Income Tax is tax that's payable on your earnings. It's charged at different rates depending on what kind of income it relates to.

What’s changed?

From 6th April there are changes to the Personal Allowance, the Basic Rate Limit and the Higher Rate Threshold for employees in England and Wales. The Scottish Income Tax rate will be applied separately, see below.

How could it affect you?

You’ll pay a new rate of Income Tax on your earnings. Here are the new Income Tax bands, alongside last tax year’s:

  2016 to 2017 2017 to 2018
Personal allowance £11,000 £11,500
Basic Rate Limit £32,000 £33,500
Higher Rate Threshold £43,000 £45,000

Changes to Scottish rate of Income Tax

Background

For the first time, from 6th April the Scottish Parliament sets all Income Tax rates and bands (except the personal allowance) for employees resident in Scotland.

What’s changed?

The higher tax rate of 40% will now apply to those in Scotland who earn over £43K, whereas in the rest of the UK the higher rate will start after income of £45K.

How could it affect you?

If you’re a sole trader living in Scotland then you will have to indicate this on your self assessment tax form.

If you're an employer, expect to receive Scottish tax codes for any of your employees who are living in Scotland, and use these when you're running your payroll. You can keep up to date with current Income Tax rates here.

Corporation Tax reduced

Background

Corporation Tax is the tax that limited companies, and some other organisations like clubs and societies, pay to HMRC on their profits.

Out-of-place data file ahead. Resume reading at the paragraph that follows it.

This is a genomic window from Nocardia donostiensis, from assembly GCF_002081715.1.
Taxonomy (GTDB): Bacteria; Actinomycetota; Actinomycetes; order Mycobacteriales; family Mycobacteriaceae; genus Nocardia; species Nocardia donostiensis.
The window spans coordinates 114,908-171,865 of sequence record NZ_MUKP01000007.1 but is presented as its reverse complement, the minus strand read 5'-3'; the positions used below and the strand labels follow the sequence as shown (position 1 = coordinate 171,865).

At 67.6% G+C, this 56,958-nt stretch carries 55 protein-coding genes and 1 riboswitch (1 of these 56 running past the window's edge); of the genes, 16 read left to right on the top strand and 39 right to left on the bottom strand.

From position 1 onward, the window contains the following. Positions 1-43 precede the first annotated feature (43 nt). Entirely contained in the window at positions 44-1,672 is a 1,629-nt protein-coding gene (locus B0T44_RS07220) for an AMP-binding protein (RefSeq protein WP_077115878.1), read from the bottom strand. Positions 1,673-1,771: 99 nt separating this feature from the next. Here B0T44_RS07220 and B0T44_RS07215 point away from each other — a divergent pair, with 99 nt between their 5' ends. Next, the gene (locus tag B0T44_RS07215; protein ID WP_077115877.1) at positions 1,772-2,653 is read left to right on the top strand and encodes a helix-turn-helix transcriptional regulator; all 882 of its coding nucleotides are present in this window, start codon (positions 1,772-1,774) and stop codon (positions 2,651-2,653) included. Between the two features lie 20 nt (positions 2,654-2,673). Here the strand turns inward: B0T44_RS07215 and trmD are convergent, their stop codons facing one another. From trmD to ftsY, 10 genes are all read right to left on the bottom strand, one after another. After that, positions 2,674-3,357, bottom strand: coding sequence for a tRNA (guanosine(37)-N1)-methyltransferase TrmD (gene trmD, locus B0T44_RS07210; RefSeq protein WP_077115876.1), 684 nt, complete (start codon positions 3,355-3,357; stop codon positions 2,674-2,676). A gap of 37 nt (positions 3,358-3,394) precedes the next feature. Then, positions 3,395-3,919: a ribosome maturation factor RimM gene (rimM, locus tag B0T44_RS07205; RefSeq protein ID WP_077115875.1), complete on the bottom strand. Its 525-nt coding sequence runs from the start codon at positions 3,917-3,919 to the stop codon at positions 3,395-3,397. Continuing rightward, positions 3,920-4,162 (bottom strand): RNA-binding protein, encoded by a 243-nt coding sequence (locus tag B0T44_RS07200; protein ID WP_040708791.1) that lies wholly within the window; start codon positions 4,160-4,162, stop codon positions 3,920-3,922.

What’s changed?

Starting on 1st April, Corporation Tax has reduced from 20% to 19% for financial year 2017/18. This means that Britain will have the lowest Corporation Tax rate of the world’s 20 biggest economies.

How could it affect you?

If your business is registered as a limited company, you’ll pay Corporation Tax at a lower rate than you did last year.

National Living Wage rising

Background

The National Living Wage is an obligatory minimum wage payable to workers in the UK aged 25 and over.

What’s changed?

The National Living Wage was raised from £7.20 to £7.50 on 1st April. For anyone under 25, the National Minimum Wage still applies.

How could it affect you?

If you’re an employer, you are legally obliged to pay wages that meet the National Living Wage to any employees aged 25 and over.

National Insurance rates for employers and employees aligned

Background

National Insurance is the money paid to HMRC by employees, employers, and the self-employed.

What’s changed?

As of April 6th 2017, HMRC has aligned the National Insurance threshold for employers and their employees to earnings of £157 per week, or £680 per month.

How could it affect you?

If you have employees, you’ll no longer have to be mindful of two separate thresholds when looking at how much National Insurance you have to deduct and pay. Keep up to date with current National Insurance rates here.